20. Taxpayers have two methods to appeal an assessment: a Petition for Review of Assessment (Form 131) authorized by Indiana Code section 6-1.1-15-1, or a Petition for Correction of Error (Form 133) authorized by Indiana Code section 6-1.1-15-12. “A taxpayer that challenges a property assessment bears the responsibility of using the appropriate method.” Franchise Realty Corp. v. Indiana Bd. of Tax Comm’rs, 682 N.E. 2d 832, 833 (Ind. Tax Ct. 1997) (citing Bender v. State Bd. of Tax Comm’rs, 676 N.E.2d 1113, 1114 (Ind. Tax Ct. 1997)).
21. A taxpayer can file a Form 131 challenging any element of an assessment, but the appeal must be initiated within 45 days receiving notice of the assessment, or by May 10 of the assessment year, whichever is later. Ind. Code § 6-1.1-15-1(b).
22. The time for filing a Form 133 is longer.1 The issues that can be raised with a Form 133, however, are limited. A taxpayer may file a 133 Petition to correct only objective errors in an assessment. It is not for changes that require subjective judgment. Ind. Code § 6-1-15-12; O’Neal Steel v. Vanderburgh Co. Property Tax Assessment Board of Appeals, 791 N.E.2d 857, 860 (Ind. Tax Ct. 2003); Bender, 676 N.E.2d at 1114. Section 12 provides an avenue for correcting objective mistakes in an assessment, not errors in subjective judgment. Ind. Code § 6-1-15-12.
23. A determination is objective if it hinges on a simple, true or false finding of fact. See Bender, 676 N.E.2d at 1115. “[W]here a simple finding of fact does not dictate the result and discretion plays role, [the] decision is considered subjective and may not be challenged through a Form 133 filing.” Id.
24. The Petitioner did not allege an error delineated in Ind. Code § 6-1.1-15-12. The Petitioner did allege that the Assessor erred in arriving at the schedule selection used to assess the property. Specifically, the Petitioner claimed that “[t]he improvement at this property is not a single family – but a garage.” See Form 133 Petitions. In essence, the Petitioner is challenging the schedule selection by the Assessor to arrive at the assessment.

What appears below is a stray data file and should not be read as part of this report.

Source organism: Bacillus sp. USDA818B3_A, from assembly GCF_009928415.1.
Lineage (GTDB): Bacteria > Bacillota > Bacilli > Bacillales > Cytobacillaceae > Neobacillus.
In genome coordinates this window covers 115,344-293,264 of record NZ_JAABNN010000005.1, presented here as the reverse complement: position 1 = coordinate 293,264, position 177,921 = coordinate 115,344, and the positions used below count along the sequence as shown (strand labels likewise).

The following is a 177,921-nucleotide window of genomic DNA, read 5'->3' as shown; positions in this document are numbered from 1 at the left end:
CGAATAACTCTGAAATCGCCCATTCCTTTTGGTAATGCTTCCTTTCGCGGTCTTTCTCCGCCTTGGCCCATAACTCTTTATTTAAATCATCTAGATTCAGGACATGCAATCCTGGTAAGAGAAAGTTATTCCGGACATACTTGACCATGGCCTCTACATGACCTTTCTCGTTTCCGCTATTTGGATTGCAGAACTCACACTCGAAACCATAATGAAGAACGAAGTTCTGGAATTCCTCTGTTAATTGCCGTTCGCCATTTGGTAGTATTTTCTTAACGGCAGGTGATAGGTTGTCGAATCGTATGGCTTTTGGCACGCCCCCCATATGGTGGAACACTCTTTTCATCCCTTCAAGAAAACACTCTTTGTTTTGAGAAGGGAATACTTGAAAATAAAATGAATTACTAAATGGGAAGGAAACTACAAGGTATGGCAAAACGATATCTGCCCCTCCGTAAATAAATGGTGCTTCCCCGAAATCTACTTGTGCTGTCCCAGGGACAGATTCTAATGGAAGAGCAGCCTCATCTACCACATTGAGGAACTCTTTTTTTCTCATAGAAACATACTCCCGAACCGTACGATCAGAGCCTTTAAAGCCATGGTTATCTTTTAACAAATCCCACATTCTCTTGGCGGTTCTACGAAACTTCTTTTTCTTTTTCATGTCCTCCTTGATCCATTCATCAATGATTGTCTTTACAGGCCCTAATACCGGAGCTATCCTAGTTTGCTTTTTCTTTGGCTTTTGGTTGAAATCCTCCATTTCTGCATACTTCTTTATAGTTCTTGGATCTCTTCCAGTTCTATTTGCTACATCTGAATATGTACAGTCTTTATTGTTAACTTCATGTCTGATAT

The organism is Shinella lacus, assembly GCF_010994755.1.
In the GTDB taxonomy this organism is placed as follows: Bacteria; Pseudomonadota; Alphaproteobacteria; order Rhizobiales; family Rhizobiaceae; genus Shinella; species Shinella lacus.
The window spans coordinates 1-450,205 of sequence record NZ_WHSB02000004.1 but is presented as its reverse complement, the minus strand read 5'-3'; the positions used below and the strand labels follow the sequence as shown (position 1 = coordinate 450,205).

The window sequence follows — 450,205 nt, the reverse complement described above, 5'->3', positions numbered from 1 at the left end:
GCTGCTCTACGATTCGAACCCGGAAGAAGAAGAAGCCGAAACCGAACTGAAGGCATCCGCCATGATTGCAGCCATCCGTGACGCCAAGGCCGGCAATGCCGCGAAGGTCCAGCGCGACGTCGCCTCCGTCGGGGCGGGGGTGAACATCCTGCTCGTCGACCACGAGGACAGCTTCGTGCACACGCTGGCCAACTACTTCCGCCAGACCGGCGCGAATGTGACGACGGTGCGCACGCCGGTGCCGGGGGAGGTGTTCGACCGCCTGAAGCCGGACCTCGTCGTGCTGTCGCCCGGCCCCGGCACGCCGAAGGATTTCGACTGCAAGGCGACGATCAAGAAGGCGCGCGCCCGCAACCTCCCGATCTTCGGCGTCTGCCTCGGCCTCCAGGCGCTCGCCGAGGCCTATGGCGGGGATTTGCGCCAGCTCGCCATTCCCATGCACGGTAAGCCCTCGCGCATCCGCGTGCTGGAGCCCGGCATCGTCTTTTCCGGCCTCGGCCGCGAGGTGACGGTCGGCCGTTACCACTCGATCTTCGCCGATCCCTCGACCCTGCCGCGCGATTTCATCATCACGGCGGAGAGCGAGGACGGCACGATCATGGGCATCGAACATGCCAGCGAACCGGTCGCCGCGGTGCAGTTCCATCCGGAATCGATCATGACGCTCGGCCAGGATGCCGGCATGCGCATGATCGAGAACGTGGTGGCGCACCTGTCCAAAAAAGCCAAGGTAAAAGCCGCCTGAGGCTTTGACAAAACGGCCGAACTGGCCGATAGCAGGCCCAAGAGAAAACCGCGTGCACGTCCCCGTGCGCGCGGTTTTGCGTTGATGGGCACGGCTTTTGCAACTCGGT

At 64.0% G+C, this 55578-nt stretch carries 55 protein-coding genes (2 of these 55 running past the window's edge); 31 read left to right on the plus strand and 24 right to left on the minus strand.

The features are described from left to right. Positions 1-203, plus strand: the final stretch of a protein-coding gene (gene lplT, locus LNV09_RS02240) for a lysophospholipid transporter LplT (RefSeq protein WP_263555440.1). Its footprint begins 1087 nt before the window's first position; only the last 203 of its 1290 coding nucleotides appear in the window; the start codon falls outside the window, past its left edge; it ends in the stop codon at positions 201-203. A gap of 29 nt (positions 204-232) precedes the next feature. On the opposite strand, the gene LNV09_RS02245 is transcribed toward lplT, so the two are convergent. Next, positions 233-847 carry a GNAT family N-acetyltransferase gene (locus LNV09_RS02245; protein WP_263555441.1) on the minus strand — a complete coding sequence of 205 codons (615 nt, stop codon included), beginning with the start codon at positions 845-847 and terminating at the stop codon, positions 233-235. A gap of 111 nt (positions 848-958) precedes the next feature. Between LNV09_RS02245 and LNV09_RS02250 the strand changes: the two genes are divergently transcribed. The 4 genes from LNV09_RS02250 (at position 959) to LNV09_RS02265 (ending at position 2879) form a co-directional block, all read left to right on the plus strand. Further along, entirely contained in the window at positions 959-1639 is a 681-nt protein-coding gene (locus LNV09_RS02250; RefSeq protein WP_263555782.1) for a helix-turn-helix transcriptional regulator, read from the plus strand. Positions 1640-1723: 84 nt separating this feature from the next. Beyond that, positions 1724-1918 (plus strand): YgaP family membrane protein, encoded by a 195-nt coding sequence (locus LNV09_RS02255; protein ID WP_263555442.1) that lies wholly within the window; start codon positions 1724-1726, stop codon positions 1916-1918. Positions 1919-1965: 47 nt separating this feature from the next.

25. Unlike an objective error that is clear on its face, a schedule selection involves subjective judgment by the assessor based on characteristics of the property. A Form 133 petition is not the appropriate petition in which to challenge such an error. A simple finding of fact does not dictate the result in determining schedule and discretion plays a role, as the Respondent’s testimony illustrates. Schedule selection is subjective and may not be challenged through a Form 133 filing. The determination of which schedule to use does not fall into any of the categories in Ind. Code § 6-1-15-12. In Bender, 676 N.E. 2d at 1116, the Tax Court explained:
Clearly, the assessor must use his judgment in determining which schedule to use. It is not a decision automatically mandated by a straightforward finding of fact. The assessor must consider the property in question, including its physical attributes and predominant use, and make a judgment as to which schedule is most appropriate. Just as the assessor must use subjective judgment to determine which base price model to employ within these schedules, so too the assessor must exercise his or her discretion to determine which schedule to use. In some cases, this decision will be a closer call than in others, but regardless of the closeness of the judgment, it remains a judgment committed to the discretion of the assessor. (Citations omitted).